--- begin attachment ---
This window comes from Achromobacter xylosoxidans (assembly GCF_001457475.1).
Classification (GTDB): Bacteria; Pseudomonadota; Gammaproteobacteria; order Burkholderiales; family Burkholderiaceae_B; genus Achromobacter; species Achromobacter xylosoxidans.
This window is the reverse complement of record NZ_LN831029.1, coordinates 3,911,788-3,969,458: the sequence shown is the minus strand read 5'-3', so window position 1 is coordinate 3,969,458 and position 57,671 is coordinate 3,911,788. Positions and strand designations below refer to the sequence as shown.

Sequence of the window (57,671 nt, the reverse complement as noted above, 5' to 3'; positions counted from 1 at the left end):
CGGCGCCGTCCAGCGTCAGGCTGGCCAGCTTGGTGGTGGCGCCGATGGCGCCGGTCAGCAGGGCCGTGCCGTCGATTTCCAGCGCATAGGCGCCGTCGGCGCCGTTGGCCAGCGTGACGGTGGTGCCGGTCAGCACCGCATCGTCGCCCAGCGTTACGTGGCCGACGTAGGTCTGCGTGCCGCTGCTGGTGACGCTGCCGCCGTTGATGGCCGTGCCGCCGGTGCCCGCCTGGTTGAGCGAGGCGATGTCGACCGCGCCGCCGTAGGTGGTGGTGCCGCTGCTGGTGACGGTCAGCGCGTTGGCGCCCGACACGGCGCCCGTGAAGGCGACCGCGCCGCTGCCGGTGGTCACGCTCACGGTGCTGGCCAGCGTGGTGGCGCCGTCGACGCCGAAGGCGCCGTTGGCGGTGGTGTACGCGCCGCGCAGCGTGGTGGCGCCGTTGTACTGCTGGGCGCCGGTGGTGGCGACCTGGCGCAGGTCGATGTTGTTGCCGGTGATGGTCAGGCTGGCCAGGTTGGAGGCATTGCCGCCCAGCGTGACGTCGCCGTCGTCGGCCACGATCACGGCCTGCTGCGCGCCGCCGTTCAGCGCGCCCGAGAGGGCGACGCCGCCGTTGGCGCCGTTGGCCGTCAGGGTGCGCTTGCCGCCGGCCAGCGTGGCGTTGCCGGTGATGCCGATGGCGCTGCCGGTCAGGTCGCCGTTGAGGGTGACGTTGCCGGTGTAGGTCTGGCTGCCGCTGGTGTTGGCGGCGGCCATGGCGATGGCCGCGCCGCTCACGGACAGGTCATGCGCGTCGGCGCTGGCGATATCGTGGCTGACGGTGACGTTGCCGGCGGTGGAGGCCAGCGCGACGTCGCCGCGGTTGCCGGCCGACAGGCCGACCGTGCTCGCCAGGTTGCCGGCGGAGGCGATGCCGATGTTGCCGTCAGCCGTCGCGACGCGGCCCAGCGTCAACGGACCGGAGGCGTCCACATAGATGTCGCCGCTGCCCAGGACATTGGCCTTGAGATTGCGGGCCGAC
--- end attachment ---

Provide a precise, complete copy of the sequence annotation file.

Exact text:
This window comes from Achromobacter xylosoxidans (assembly GCF_001457475.1).
Classification (GTDB): Bacteria; Pseudomonadota; Gammaproteobacteria; order Burkholderiales; family Burkholderiaceae_B; genus Achromobacter; species Achromobacter xylosoxidans.
This window is the reverse complement of record NZ_LN831029.1, coordinates 3,911,788-3,969,458: the sequence shown is the minus strand read 5'-3', so window position 1 is coordinate 3,969,458 and position 57,671 is coordinate 3,911,788. Positions and strand designations below refer to the sequence as shown.

Sequence of the window (57,671 nt, the reverse complement as noted above, 5' to 3'; positions counted from 1 at the left end):
CGGCGCCGTCCAGCGTCAGGCTGGCCAGCTTGGTGGTGGCGCCGATGGCGCCGGTCAGCAGGGCCGTGCCGTCGATTTCCAGCGCATAGGCGCCGTCGGCGCCGTTGGCCAGCGTGACGGTGGTGCCGGTCAGCACCGCATCGTCGCCCAGCGTTACGTGGCCGACGTAGGTCTGCGTGCCGCTGCTGGTGACGCTGCCGCCGTTGATGGCCGTGCCGCCGGTGCCCGCCTGGTTGAGCGAGGCGATGTCGACCGCGCCGCCGTAGGTGGTGGTGCCGCTGCTGGTGACGGTCAGCGCGTTGGCGCCCGACACGGCGCCCGTGAAGGCGACCGCGCCGCTGCCGGTGGTCACGCTCACGGTGCTGGCCAGCGTGGTGGCGCCGTCGACGCCGAAGGCGCCGTTGGCGGTGGTGTACGCGCCGCGCAGCGTGGTGGCGCCGTTGTACTGCTGGGCGCCGGTGGTGGCGACCTGGCGCAGGTCGATGTTGTTGCCGGTGATGGTCAGGCTGGCCAGGTTGGAGGCATTGCCGCCCAGCGTGACGTCGCCGTCGTCGGCCACGATCACGGCCTGCTGCGCGCCGCCGTTCAGCGCGCCCGAGAGGGCGACGCCGCCGTTGGCGCCGTTGGCCGTCAGGGTGCGCTTGCCGCCGGCCAGCGTGGCGTTGCCGGTGATGCCGATGGCGCTGCCGGTCAGGTCGCCGTTGAGGGTGACGTTGCCGGTGTAGGTCTGGCTGCCGCTGGTGTTGGCGGCGGCCATGGCGATGGCCGCGCCGCTCACGGACAGGTCATGCGCGTCGGCGCTGGCGATATCGTGGCTGACGGTGACGTTGCCGGCGGTGGAGGCCAGCGCGACGTCGCCGCGGTTGCCGGCCGACAGGCCGACCGTGCTCGCCAGGTTGCCGGCGGAGGCGATGCCGATGTTGCCGTCAGCCGTCGCGACGCGGCCCAGCGTCAACGGACCGGAGGCGTCCACATAGATGTCGCCGCTGCCCAGGACATTGGCCTTGAGATTGCGGGCCGAC